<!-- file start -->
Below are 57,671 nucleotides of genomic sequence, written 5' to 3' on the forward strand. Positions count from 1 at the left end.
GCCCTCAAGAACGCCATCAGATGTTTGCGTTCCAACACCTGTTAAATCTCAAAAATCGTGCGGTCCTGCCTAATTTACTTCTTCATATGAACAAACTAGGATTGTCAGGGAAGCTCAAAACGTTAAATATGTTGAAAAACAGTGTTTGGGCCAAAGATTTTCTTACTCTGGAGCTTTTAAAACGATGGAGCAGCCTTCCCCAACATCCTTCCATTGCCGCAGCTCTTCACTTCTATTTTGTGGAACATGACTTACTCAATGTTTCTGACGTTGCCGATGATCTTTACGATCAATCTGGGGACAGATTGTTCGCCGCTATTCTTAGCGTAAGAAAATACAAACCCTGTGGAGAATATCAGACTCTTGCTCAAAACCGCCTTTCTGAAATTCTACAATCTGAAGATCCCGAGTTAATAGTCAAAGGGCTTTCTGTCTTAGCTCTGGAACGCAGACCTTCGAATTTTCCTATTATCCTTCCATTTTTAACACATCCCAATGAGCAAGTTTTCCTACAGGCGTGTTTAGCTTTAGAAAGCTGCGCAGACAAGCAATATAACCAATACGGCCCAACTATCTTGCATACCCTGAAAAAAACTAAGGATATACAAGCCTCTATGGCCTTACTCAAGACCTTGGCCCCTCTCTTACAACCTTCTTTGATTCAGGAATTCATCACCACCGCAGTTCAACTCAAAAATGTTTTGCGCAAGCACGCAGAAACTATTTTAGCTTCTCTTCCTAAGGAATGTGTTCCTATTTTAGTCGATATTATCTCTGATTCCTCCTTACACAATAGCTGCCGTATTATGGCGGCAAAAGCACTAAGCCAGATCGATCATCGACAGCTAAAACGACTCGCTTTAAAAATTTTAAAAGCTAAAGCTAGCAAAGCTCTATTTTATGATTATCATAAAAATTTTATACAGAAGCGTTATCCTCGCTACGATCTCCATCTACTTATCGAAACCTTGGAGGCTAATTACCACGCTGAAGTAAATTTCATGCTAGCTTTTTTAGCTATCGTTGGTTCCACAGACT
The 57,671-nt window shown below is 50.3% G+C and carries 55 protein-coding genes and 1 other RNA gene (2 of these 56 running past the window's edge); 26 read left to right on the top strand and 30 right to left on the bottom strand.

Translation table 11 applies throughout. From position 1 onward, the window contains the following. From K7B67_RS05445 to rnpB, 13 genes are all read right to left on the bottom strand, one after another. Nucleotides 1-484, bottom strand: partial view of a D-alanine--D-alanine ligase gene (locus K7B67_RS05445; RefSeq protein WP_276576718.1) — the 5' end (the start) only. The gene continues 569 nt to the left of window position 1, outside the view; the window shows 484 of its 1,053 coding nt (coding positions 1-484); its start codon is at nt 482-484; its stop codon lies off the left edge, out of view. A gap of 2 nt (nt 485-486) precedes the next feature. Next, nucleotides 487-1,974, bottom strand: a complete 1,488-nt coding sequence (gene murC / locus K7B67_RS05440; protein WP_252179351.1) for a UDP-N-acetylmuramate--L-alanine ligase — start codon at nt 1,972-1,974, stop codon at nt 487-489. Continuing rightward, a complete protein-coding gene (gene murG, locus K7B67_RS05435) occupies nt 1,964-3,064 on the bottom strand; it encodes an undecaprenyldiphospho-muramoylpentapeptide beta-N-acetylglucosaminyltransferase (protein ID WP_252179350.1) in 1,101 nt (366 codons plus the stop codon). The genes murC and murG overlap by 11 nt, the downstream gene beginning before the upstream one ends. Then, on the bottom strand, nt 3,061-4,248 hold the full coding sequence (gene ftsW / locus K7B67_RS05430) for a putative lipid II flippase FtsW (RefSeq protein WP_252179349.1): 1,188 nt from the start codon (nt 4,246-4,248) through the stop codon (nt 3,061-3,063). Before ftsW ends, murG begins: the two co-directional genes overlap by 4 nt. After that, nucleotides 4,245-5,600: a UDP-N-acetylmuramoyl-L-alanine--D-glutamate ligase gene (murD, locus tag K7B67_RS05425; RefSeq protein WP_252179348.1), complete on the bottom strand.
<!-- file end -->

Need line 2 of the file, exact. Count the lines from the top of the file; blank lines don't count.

GCCCTCAAGAACGCCATCAGATGTTTGCGTTCCAACACCTGTTAAATCTCAAAAATCGTGCGGTCCTGCCTAATTTACTTCTTCATATGAACAAACTAGGATTGTCAGGGAAGCTCAAAACGTTAAATATGTTGAAAAACAGTGTTTGGGCCAAAGATTTTCTTACTCTGGAGCTTTTAAAACGATGGAGCAGCCTTCCCCAACATCCTTCCATTGCCGCAGCTCTTCACTTCTATTTTGTGGAACATGACTTACTCAATGTTTCTGACGTTGCCGATGATCTTTACGATCAATCTGGGGACAGATTGTTCGCCGCTATTCTTAGCGTAAGAAAATACAAACCCTGTGGAGAATATCAGACTCTTGCTCAAAACCGCCTTTCTGAAATTCTACAATCTGAAGATCCCGAGTTAATAGTCAAAGGGCTTTCTGTCTTAGCTCTGGAACGCAGACCTTCGAATTTTCCTATTATCCTTCCATTTTTAACACATCCCAATGAGCAAGTTTTCCTACAGGCGTGTTTAGCTTTAGAAAGCTGCGCAGACAAGCAATATAACCAATACGGCCCAACTATCTTGCATACCCTGAAAAAAACTAAGGATATACAAGCCTCTATGGCCTTACTCAAGACCTTGGCCCCTCTCTTACAACCTTCTTTGATTCAGGAATTCATCACCACCGCAGTTCAACTCAAAAATGTTTTGCGCAAGCACGCAGAAACTATTTTAGCTTCTCTTCCTAAGGAATGTGTTCCTATTTTAGTCGATATTATCTCTGATTCCTCCTTACACAATAGCTGCCGTATTATGGCGGCAAAAGCACTAAGCCAGATCGATCATCGACAGCTAAAACGACTCGCTTTAAAAATTTTAAAAGCTAAAGCTAGCAAAGCTCTATTTTATGATTATCATAAAAATTTTATACAGAAGCGTTATCCTCGCTACGATCTCCATCTACTTATCGAAACCTTGGAGGCTAATTACCACGCTGAAGTAAATTTCATGCTAGCTTTTTTAGCTATCGTTGGTTCCACAGACT